Interview with Mario Welke of MONOLITH

Mario Welke of Monolith

Let’s kick off this interview with a talk about your upcoming album “Daddy Plague.” What can you tell me about the creative and recording phases for this record?

The writing process started in mid 2018. It was clear to me that its going to be an album in the long run, but I first started with an EP to see how much I can fit into 1 recording session. The creative process is pretty simple, I just sit down with the guitar and start playing until I find a riff that I like, then I keep on building and adding more layers with the other instruments.

How would you describe your initial exposure to music?

I started just listening to whatever music was played on MTV (that feels like ages) and didn’t really had a specific genre I enjoyed. Until the video for “Coming Undone” from KoRn was released and I got immediately hooked, they definitely were my bridge into heavier music.

Monolith - Daddy Plague

How did you get into playing guitar?

I didn’t really do that on purpose. I wished for a guitar hero game for Christmas, but my father said he won’t buy me that so instead I got a real guitar. Everyone thought it would be just a two week gimmick before I would lose interest, well that didn’t happen but at first I just wanted to play riffs from my favourite songs, it was only after a friend asked me to found a band when I put in a bit more effort into actually learning.

Did you start to listen to music differently once you discovered guitar?

Not immediately only when I started playing in bands and tried to write my first own songs, I got to appreciate music much more because I paid attention to the finer details, a small dead note here or a pull of there can add so much to a song.

Who were some of your early guitar influences?

I was still an edgy teenager when I started playing guitar and basically the only bands I listened to where Korn and Arch Enemy so my earliest influences have to be Brian Welch and Christopher Amott.

Tell me about your guitar technique.

As much as I enjoy all the technical stuff, I personally like to keep it simple. Overthinking what you want to play leads to frustration.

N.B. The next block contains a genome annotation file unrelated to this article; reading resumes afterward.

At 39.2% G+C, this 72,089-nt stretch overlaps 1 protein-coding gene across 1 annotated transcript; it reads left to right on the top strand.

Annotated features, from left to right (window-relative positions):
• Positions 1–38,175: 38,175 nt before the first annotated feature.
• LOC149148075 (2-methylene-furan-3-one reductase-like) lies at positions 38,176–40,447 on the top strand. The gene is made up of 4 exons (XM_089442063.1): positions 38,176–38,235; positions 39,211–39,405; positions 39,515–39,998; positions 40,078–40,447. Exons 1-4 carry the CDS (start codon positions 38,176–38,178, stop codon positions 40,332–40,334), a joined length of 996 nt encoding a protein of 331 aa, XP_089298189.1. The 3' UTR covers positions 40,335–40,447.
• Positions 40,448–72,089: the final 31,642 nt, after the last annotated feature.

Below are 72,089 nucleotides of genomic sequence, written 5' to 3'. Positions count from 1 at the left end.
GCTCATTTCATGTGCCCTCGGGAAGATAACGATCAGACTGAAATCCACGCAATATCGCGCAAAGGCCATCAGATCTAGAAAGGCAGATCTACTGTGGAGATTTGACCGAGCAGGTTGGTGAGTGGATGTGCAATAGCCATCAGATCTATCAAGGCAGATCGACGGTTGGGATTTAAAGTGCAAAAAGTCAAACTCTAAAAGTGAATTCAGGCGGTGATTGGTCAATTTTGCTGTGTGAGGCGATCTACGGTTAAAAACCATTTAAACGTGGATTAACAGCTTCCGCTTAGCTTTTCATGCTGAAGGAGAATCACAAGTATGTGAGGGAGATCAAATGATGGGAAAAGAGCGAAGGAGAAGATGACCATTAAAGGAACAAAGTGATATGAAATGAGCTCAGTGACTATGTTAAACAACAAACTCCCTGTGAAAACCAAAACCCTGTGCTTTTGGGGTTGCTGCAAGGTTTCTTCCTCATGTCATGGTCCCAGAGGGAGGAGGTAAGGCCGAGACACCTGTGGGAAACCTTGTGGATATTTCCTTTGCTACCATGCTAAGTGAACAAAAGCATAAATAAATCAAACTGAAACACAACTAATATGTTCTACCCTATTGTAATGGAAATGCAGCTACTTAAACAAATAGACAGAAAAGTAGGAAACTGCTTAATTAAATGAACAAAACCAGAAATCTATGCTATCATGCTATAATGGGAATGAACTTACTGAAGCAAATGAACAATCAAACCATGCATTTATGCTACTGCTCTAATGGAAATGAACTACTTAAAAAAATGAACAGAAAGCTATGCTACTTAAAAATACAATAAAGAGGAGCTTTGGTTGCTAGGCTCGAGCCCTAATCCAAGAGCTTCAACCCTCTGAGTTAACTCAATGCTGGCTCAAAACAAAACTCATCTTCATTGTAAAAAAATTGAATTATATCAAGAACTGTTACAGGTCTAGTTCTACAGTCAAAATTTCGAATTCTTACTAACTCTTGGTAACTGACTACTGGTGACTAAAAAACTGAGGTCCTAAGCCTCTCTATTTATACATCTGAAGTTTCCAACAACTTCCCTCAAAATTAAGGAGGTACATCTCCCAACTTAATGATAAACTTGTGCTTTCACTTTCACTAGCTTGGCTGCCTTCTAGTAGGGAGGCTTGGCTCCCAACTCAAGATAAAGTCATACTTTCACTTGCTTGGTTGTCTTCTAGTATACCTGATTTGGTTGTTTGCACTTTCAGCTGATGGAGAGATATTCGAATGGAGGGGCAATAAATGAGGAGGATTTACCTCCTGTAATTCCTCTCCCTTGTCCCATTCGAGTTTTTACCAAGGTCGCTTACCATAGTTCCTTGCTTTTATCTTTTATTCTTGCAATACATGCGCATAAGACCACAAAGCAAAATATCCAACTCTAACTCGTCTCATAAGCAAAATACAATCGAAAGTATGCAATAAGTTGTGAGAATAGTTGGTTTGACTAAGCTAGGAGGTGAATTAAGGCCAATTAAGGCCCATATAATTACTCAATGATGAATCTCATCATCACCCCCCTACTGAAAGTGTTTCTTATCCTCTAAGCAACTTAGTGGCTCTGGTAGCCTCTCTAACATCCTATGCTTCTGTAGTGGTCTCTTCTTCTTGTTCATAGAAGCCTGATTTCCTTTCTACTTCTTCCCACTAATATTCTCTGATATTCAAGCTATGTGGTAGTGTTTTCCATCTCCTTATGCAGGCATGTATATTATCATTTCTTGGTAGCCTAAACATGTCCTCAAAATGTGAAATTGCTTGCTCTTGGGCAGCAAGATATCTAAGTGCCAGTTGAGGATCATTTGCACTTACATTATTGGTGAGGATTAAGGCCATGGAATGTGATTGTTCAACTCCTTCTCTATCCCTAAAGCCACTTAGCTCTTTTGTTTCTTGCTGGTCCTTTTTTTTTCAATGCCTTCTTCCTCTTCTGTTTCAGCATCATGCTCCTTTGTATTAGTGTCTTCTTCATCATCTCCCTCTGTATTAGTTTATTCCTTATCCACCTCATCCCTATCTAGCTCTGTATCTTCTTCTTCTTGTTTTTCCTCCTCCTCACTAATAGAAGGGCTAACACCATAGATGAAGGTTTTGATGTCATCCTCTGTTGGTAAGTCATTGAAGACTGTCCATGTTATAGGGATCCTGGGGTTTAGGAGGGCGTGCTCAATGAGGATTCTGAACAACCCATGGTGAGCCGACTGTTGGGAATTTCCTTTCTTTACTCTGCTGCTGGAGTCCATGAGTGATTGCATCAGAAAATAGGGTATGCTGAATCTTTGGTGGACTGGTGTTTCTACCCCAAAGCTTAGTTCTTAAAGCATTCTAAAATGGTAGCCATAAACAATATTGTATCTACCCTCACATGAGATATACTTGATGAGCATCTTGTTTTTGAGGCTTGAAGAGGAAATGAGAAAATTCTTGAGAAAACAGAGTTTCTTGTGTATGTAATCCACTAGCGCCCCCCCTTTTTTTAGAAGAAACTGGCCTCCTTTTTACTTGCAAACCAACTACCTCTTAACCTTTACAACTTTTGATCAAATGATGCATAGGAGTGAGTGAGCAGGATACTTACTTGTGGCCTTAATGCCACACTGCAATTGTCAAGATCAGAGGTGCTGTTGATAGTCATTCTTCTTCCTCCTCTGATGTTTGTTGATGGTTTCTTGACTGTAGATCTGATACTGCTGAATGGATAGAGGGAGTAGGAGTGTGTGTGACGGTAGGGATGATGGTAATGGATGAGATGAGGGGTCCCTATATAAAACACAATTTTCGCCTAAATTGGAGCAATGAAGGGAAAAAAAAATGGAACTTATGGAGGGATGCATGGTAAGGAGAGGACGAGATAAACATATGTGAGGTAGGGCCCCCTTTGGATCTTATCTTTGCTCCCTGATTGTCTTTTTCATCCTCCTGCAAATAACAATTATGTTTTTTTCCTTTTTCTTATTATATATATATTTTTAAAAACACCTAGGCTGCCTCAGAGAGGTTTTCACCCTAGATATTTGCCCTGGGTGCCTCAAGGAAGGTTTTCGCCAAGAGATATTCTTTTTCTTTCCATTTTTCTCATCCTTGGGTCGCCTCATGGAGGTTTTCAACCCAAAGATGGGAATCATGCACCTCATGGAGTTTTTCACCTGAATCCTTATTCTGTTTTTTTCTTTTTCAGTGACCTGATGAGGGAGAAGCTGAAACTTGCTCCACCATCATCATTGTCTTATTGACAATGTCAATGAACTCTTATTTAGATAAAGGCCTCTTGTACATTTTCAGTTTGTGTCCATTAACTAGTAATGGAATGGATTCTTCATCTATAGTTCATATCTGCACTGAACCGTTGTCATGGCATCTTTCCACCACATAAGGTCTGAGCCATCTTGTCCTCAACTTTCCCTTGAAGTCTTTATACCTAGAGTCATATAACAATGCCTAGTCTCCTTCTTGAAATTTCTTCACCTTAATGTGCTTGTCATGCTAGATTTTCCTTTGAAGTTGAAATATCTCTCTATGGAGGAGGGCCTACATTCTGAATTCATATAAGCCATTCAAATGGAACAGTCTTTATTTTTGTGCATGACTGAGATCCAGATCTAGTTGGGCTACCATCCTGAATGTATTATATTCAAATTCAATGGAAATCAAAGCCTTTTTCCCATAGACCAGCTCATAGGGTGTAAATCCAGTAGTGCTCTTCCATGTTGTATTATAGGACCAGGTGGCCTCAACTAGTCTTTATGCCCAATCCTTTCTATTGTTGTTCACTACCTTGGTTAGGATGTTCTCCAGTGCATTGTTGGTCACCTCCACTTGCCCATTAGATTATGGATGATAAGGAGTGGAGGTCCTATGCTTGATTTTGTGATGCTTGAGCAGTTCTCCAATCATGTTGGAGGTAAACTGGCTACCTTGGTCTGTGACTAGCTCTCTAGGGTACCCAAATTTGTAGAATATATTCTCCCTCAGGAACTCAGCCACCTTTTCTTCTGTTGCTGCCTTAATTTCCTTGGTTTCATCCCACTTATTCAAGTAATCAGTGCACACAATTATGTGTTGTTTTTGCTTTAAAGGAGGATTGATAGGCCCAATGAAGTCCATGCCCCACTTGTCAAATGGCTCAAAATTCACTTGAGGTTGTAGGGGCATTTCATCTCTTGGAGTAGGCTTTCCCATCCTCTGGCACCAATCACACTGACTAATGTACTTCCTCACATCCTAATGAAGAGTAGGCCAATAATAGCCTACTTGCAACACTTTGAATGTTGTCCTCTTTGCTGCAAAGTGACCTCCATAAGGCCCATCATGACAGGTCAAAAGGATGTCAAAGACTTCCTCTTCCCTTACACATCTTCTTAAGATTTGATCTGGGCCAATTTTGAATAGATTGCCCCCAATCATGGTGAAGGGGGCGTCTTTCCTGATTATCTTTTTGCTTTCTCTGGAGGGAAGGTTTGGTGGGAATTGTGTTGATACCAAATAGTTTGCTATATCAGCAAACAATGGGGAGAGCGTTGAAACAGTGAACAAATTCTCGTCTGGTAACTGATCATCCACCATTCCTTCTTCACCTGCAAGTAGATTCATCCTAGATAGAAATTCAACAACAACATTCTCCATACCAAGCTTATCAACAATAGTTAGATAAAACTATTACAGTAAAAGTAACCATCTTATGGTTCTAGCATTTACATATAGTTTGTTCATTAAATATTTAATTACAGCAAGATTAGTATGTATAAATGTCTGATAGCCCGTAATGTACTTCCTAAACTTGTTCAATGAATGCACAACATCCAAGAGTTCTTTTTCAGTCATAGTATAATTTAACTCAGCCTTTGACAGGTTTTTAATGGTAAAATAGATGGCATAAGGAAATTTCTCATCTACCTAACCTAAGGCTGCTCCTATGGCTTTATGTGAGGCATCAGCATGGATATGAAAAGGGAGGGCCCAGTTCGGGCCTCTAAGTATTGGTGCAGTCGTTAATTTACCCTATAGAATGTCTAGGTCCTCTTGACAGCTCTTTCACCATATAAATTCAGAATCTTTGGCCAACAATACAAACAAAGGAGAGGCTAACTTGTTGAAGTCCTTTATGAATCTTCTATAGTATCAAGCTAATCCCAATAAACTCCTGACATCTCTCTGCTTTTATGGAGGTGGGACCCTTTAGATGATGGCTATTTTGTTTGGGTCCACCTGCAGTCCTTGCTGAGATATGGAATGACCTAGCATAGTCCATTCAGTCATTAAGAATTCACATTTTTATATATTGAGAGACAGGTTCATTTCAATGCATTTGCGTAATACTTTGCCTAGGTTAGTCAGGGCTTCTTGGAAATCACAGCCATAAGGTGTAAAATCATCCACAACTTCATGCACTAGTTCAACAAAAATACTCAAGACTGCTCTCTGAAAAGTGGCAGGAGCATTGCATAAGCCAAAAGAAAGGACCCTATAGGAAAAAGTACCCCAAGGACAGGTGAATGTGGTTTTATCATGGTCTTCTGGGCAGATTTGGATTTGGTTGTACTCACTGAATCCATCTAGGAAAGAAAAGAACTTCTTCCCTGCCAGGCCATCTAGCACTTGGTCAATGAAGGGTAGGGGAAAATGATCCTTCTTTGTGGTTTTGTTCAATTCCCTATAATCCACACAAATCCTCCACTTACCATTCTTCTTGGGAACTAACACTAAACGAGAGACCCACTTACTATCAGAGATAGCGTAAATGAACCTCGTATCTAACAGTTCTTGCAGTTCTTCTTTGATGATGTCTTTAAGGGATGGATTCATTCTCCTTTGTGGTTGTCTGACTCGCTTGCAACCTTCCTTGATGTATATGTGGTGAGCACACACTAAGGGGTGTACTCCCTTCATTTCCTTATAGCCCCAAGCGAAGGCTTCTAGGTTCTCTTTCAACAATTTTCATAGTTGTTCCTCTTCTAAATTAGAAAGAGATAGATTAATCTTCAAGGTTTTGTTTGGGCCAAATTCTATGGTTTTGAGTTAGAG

What guitars are in your connection?

I own an Ibanez RG550-RF, Ibanez RG421EX-BKF, Höfner, HCT-CS10 and a couple of western and acoustic guitars.

With the advancement of the technology and amp/effect simulation, do you still use pedals?

Looking back a couple of years ago I loved playing around with pedals. Some still got a special place in my heart but when I am recording demos at home, I just use simulations. In the studio I usually rely on what my amps provide.

In your opinion, what are the three skills that every guitarist must bring to perfection?

Timing – I still remember when I was practising without a metronome. Bad timing just makes everything worse.

Finger sets – If you show up to a rehearsal and don’t even know which chords you have to play when they give you a key you just suck.

Preservation – Learn how to save your ideas, be it written down, be it recorded or paint them if you have. I love going back through old ideas, sure some of them are terrible but when you look at something you wrote 5 years ago and then you can work on it to improve it can lead to some great songs.

Back to music, what were the biggest challenges you faced as a guitarist when making “Daddy Plague”?

The lack of feedback, when you got a band with you usually have someone say that it’s a good or a bad riff, but usually the first time someone even hears anything from the songs is the sound engineer when I’m recording. I usually bother Kira, who provided guest vocals for the song “Justified” for her feedback on my home recorded demos.

How do you go about channeling inspiration into writing?

There is no specific process, I just sit down whenever I feel like it and just play something on the guitar, sometimes there is something I like, sometimes there is only trash.

Tell me about your guitar rig you use for recording your material.

I used 2 amps. For the lead guitar stuff, I use a Crate Blue Voodoo 120. For the rhythm guitar I use a Randall Diavlo RD45H.

What are your five favourite pieces of gear in 2019, and why?

Scarlett Focusrite 2i2 – Because it allows me to record guitar at home really easy.

Amplitube 4 – The amp simulations are just crazy good and make your demos not sound like complete dogshit.

Ibanez RG550-RF – well it’s my newest guitar so that’s a given.

T-Rex Octavius pedal – the sounds you can create with that thing are just fantastic.

Crate Blue Voodoo 120H – It was my first non-combo amp, so it always has a special place in my heart.

What other dragons are you looking forward to slaying?

For now I am working on the next couple of songs to record but I take a slower approach now because I am still excited about the release of “Daddy Plague” once that is done I will focus more on new songs. Also I’m keeping my eyes open for musicians to play live shows with.